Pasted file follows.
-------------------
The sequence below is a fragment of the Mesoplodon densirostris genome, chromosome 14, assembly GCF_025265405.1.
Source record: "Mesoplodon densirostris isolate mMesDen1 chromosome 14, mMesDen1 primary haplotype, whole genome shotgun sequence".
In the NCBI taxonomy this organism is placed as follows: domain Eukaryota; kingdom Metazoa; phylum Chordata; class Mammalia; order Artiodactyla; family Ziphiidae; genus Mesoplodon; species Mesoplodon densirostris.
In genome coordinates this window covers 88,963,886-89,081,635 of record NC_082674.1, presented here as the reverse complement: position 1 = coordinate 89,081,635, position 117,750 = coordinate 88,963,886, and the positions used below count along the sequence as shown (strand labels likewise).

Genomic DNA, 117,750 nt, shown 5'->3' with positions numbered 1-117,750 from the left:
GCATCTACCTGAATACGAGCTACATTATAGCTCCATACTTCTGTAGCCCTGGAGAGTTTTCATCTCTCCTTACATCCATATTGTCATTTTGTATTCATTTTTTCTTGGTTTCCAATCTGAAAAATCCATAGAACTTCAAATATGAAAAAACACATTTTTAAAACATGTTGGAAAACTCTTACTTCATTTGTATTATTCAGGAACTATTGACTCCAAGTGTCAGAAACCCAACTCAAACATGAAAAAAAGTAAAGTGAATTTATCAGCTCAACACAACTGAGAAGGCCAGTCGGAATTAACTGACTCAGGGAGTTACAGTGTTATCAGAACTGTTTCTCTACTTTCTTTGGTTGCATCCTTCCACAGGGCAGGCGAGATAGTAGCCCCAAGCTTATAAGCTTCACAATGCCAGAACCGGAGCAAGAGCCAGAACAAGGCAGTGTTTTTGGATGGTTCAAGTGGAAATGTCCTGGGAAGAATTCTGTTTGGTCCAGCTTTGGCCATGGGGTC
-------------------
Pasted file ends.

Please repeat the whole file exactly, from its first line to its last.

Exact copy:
The sequence below is a fragment of the Mesoplodon densirostris genome, chromosome 14, assembly GCF_025265405.1.
Source record: "Mesoplodon densirostris isolate mMesDen1 chromosome 14, mMesDen1 primary haplotype, whole genome shotgun sequence".
In the NCBI taxonomy this organism is placed as follows: domain Eukaryota; kingdom Metazoa; phylum Chordata; class Mammalia; order Artiodactyla; family Ziphiidae; genus Mesoplodon; species Mesoplodon densirostris.
In genome coordinates this window covers 88,963,886-89,081,635 of record NC_082674.1, presented here as the reverse complement: position 1 = coordinate 89,081,635, position 117,750 = coordinate 88,963,886, and the positions used below count along the sequence as shown (strand labels likewise).

Genomic DNA, 117,750 nt, shown 5'->3' with positions numbered 1-117,750 from the left:
GCATCTACCTGAATACGAGCTACATTATAGCTCCATACTTCTGTAGCCCTGGAGAGTTTTCATCTCTCCTTACATCCATATTGTCATTTTGTATTCATTTTTTCTTGGTTTCCAATCTGAAAAATCCATAGAACTTCAAATATGAAAAAACACATTTTTAAAACATGTTGGAAAACTCTTACTTCATTTGTATTATTCAGGAACTATTGACTCCAAGTGTCAGAAACCCAACTCAAACATGAAAAAAAGTAAAGTGAATTTATCAGCTCAACACAACTGAGAAGGCCAGTCGGAATTAACTGACTCAGGGAGTTACAGTGTTATCAGAACTGTTTCTCTACTTTCTTTGGTTGCATCCTTCCACAGGGCAGGCGAGATAGTAGCCCCAAGCTTATAAGCTTCACAATGCCAGAACCGGAGCAAGAGCCAGAACAAGGCAGTGTTTTTGGATGGTTCAAGTGGAAATGTCCTGGGAAGAATTCTGTTTGGTCCAGCTTTGGCCATGGGGTC